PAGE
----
I had to try it. I like making pizza anyway. It’s fun and easy and everybody in my family happily eats it, which is always a pleasure. I’ve been trying for some time to make pizza with a thinner, crispier crust – it had always eluded me. It worked this time, though…I used less yeast, more water and olive oil. The dough was quite sticky, but not hard to work with. I put lots of herbs in the dough, and I topped it with a roasted red pepper tomato sauce, dollops of goat cheese, and lots of fresh rosemary.
And the faina. It seemed such a strange idea to me at first, but when I took one bite, it all made sense! The texture was nice with the pizza, but more importantly, it seemed like a vehicle for the pepper and rosemary…flavors that are nice with the pizza, but tend to get distracted in the sauce were distilled into a perfect form.
Here’s The Bouncing Souls with The Pizza Song. When I was in my early twenties I lived across the street from these fellows, and they lived a few doors down from the legendary Tata’s Pizza. Is that what they’re singing about here? We’ll never know.
3 cups flour
1 t. yeast
1 t. sugar
2 t. salt
1 t. oregano
1 t basil
3 t. olive oil
1 1/2 cups warm water
Put the yeast, 1/2 cup warm water and sugar in a small bowl. Leave for 15 minutes to get foamy. In a large bowl, combine the flour with the salt, pepper and herbs. Make a well in the center. Add the yeast mixture and the olive oil. Start to mix, and then add about a cup of water. You want it to come together well and be a bit sticky, but still kneadable. Knead for about 5 minutes, slapping it down on the counter a lot. (I’ve read that this gets the glutens working, which is what makes things crispy, but this is not a scientific account, so I can’t guarantee that information.) Put a teaspoon of olive oil in the bowl, roll the dough all around in it. Cover the bowl with a damp cloth and leave in a warm place for an hour and a half to two hours. Punch down. Put back in the warm place for about another half hour or so. This is enough dough to roll out into huge rectangles and stretch across two big cookie sheets. You want to roll it quite flat, if you want a thin crust, as I do.
Make this simple tomato sauce. Add 1/3 cup roasted peppers. Season with 1 t. smoked paprika and plenty of basil, oregano and rosemary. Cook till it’s quite thick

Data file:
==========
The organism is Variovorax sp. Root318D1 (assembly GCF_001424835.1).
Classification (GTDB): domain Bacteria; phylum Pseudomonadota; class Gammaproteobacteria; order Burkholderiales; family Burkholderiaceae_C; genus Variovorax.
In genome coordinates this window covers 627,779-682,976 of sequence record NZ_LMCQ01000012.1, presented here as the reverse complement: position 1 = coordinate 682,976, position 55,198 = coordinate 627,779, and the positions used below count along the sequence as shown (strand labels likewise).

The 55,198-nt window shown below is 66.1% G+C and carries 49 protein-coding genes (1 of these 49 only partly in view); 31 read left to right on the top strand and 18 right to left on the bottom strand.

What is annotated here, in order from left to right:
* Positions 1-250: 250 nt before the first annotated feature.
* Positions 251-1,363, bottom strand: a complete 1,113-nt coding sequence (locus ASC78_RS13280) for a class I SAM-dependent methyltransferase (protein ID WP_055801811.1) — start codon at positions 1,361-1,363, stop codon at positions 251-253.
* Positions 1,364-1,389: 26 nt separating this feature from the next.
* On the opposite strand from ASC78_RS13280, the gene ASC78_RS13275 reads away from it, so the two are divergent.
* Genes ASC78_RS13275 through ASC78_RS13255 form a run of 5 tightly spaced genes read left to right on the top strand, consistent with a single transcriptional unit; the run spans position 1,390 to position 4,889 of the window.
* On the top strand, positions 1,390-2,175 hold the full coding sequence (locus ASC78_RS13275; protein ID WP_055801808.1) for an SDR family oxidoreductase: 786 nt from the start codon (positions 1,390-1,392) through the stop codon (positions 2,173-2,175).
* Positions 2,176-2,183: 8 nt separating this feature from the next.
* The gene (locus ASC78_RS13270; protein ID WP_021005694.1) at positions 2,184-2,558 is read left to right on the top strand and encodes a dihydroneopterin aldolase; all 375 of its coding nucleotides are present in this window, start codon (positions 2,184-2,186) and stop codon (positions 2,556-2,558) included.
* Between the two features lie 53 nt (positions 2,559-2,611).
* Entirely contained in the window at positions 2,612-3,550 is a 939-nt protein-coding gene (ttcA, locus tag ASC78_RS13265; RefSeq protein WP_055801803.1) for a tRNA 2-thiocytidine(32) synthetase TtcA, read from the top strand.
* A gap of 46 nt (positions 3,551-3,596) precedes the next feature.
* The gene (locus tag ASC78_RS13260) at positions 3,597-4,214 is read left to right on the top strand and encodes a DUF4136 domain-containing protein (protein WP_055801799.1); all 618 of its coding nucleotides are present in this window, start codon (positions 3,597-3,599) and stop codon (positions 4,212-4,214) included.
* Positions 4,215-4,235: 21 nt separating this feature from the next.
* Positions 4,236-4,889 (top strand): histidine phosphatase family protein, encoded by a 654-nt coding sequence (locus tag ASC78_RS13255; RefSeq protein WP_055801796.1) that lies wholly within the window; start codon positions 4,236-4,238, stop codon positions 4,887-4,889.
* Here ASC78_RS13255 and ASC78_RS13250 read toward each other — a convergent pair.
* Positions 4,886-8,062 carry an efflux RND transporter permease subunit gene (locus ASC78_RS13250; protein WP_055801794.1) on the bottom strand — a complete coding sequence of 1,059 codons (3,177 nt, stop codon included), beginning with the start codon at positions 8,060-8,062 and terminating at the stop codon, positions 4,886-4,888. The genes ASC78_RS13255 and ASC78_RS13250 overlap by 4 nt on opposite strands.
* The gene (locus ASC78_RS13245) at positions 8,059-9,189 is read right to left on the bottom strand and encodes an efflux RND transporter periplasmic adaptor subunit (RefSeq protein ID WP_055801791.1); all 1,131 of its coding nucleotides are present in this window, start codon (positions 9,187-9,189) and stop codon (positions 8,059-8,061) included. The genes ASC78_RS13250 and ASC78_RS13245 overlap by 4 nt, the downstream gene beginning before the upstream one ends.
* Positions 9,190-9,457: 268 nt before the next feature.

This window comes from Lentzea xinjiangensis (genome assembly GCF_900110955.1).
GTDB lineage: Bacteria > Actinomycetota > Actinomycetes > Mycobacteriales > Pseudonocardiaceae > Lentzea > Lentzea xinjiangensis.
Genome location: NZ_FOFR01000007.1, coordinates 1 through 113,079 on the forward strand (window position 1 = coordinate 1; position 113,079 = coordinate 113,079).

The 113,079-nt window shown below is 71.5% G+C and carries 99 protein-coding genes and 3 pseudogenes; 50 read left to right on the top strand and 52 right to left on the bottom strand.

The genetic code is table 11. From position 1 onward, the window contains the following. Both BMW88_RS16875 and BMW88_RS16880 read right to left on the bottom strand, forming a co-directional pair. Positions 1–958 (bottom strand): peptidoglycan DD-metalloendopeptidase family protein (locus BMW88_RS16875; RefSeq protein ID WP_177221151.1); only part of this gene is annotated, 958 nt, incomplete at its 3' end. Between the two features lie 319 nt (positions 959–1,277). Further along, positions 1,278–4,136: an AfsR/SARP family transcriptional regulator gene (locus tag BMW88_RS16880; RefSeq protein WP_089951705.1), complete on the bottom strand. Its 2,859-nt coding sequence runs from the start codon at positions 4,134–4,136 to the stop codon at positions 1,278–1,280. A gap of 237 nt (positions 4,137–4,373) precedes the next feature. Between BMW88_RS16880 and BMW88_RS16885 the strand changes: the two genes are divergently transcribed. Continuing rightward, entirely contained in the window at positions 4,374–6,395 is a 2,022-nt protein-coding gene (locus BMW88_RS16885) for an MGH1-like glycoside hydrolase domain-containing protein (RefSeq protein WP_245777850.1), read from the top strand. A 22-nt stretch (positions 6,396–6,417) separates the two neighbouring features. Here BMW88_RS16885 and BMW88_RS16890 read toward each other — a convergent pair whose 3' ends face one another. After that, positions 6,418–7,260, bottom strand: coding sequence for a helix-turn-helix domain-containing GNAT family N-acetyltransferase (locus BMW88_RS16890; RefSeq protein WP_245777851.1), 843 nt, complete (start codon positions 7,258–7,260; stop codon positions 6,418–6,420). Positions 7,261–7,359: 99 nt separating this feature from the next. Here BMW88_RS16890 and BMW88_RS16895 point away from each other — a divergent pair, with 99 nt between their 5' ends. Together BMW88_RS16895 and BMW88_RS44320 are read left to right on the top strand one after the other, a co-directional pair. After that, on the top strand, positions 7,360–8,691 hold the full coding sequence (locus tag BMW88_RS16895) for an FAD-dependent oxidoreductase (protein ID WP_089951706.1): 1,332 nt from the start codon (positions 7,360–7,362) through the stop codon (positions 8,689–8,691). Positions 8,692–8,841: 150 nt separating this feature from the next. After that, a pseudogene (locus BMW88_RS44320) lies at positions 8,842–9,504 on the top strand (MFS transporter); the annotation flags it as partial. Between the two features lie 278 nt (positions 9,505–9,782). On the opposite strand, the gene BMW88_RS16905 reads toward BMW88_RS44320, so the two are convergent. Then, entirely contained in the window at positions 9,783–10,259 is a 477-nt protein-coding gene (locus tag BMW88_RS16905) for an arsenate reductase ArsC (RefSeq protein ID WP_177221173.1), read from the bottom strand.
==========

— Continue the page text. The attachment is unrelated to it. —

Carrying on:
to assemble…spread the tomato sauce thinly on each rolled-out crust.
Grate 8 ounces of mozzarella, spread these evenly over the sauce. Dollop the pizza with small spoonfuls of goat cheese. Sprinkle chopped rosemary over everything.
Preheat your oven to as hot as it will go. Mine goes to 550. Put the pizzas in and cook till the cheese is melted and bubbly and starting to brown. Keep an eye on it, it cooks fast once it starts to cook!!!
For the FAINA!!!
1 1/2 cups chickpea (gram) flour
4 T olive oil
1 T. fresh rosemary chopped
1 t. salt
lots and lots and lots of pepper
more olive oil to cook it
1/4 cup very finely grated manchego (Parmesan is traditional, but it’s been so controversial lately, and I had manchego)
Mix the chickpea flour with the rosemary and salt and cheese and lots and lots of pepper. Stir in 1 cup of water. Set it aside for half an hour to absorb the water. Then mix in more water to make a thinnish batter. Just slightly thicker than a crepe batter. I used a rectangular pan to cook this (my toaster-oven tray!) because I’d cooked the pizza on cookie sheets, so it seemed to fit. If you made round pizzas, you could use a tart pan. Whatever you use, you want the batter to be quite thin in it – about 1/4 inch thick. So…put a few tablespoons of olive oil in the pan, and then pour in the batter. Cook at 400 (preheated!) for about 20 minutes, till the edges are brown and crispy. At this point I brushed some olive oil on the top, ground some more pepper on that, and put it under the broiler till it was sizzly.
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Faina is an italian chickpeas pie and was brought here to Argentina by the large italian immigration wave that came into this country in several waves during the 19th and 20th centuries, due to high cultural influence that Argentina has in little Uruguay they adopted it due to migrants influx that till even today come and go freely through our borders, they took a lot of things from Argentina and adopted them. Argentine majority ethnic group is made mostly by italians, in Uruguay the largest ethnic group is Spaniard. Anyways Uruguayans are used to appropriate cultural aspects from Argentina as if they are from themselves , they even say tango singer Gardel was born in Uruguay when the truth is he was born in France and emigrated to Argentina with his mother that’s one example of many